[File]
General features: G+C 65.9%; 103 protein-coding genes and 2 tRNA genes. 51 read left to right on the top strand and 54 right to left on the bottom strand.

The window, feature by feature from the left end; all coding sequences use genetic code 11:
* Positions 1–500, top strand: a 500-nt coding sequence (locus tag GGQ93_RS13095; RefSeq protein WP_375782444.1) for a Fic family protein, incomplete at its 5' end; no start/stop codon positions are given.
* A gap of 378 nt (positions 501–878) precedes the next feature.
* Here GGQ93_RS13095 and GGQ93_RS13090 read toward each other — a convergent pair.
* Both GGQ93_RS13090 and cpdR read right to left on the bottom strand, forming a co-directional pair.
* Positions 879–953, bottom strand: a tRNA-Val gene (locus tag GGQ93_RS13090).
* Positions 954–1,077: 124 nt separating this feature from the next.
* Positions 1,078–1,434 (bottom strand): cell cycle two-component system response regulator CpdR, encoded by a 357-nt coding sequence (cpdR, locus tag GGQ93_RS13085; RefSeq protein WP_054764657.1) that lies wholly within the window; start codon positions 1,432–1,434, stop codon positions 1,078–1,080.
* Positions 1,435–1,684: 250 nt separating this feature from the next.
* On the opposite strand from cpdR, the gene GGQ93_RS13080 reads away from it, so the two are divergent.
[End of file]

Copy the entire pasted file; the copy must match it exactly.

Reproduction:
General features: G+C 65.9%; 103 protein-coding genes and 2 tRNA genes. 51 read left to right on the top strand and 54 right to left on the bottom strand.

The window, feature by feature from the left end; all coding sequences use genetic code 11:
* Positions 1–500, top strand: a 500-nt coding sequence (locus tag GGQ93_RS13095; RefSeq protein WP_375782444.1) for a Fic family protein, incomplete at its 5' end; no start/stop codon positions are given.
* A gap of 378 nt (positions 501–878) precedes the next feature.
* Here GGQ93_RS13095 and GGQ93_RS13090 read toward each other — a convergent pair.
* Both GGQ93_RS13090 and cpdR read right to left on the bottom strand, forming a co-directional pair.
* Positions 879–953, bottom strand: a tRNA-Val gene (locus tag GGQ93_RS13090).
* Positions 954–1,077: 124 nt separating this feature from the next.
* Positions 1,078–1,434 (bottom strand): cell cycle two-component system response regulator CpdR, encoded by a 357-nt coding sequence (cpdR, locus tag GGQ93_RS13085; RefSeq protein WP_054764657.1) that lies wholly within the window; start codon positions 1,432–1,434, stop codon positions 1,078–1,080.
* Positions 1,435–1,684: 250 nt separating this feature from the next.
* On the opposite strand from cpdR, the gene GGQ93_RS13080 reads away from it, so the two are divergent.